So this was also a gift of love, and very special to myself and our family.
Well, it's a spectacular portrait, as we would expect of Nicolai Fechin.
It's charcoal on paper, as he did many of his portraits.
It's initialed lower right, "N.F."
He is an artist that led a really international life, and that's had a big impact on his value in the market today.
He started his life in Russia.
He ended up having to flee, due to the Bolshevik Revolution.
Through the good graces of a few American collectors who knew his work, he came to New York.
He was there for a few short years, and then tuberculosis drove him to New Mexico, as the climate was thought to be best for his health.
Taos is where he really became quite famous in America.
And the Taos works are, in many ways, his most well regarded.
Then, unfortunately, through divorce, he ended up leaving Taos and moving to Santa Monica, and I'm sure during that time, around 1936, is probably when he met your great-uncle.
I would place the value at auction at $15,000 to $25,000.
I think my great-uncle would be very proud.
It's such a moving story.
We were all trying not to cry when you told us.
(chuckles) ♪ ♪ WOMAN: Well, it was a gift to my father.
My father was a surgeon who took very good care of little old ladies.
And late in his career, one of the little old ladies gave him this.
And she wrote a letter, and in the letter, it said that the plaque was made in 1790 by Josiah Wedgwood for his personal friend John Wesley, the founder of the Methodist religion.
And this patient told him that she'd spent her life looking for a Methodist bishop to whom she could gift the plaque, but she couldn't find one.
(chuckles) And she said then in the letter that she found an angel in the cloth of a surgeon, and she gave it to my father.
Josiah Wedgwood was important, and John Wesley was, he was even very important and famous in his own time, and many different English pottery and porcelain manufacturers made figurines and depictions of him because he was so important.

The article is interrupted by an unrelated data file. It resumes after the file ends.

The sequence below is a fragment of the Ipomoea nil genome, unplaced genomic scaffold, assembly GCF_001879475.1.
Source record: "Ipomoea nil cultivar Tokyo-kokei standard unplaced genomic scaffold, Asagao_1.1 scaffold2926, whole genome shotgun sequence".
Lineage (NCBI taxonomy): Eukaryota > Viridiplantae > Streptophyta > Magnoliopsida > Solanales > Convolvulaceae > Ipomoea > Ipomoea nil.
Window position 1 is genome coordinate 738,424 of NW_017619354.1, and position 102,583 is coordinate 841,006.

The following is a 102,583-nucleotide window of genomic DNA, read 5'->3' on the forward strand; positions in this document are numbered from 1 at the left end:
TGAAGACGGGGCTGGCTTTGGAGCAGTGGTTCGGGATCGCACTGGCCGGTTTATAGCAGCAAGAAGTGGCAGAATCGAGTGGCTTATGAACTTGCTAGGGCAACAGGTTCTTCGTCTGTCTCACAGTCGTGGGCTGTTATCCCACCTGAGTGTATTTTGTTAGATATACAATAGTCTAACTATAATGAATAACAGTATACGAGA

Now, according to the story, the gift was in 1790.
Well, Josiah Wedgwood died in 1795, and John Wesley died in 1791, so that would seem to fit the story.
But then you have to look at the object and see if the object fits the story.
So in 1860s, Wedgwood started a date mark system.
The back is impressed with three letters, and the last letter is the year that it was made.
And so this piece has a date mark on the back, and it was made in 1884.
So this plaque was first made in the 18th century, but throughout the, the period of Wedgwood manufacturing, they remade the plaque because John Wesley was such an interesting and important figure.
So, unfortunately, this doesn't fit the story exactly, because it was actually made in 1884.
It was made by the Wedgwood company, it does depict John Wesley, but it was made much, much later.
In today's market, this would probably be worth between $200 and $300.
Thank you very much.
♪ ♪ PEÑA: Thanks for watching.
See you next time on "Antiques Roadshow Recut!"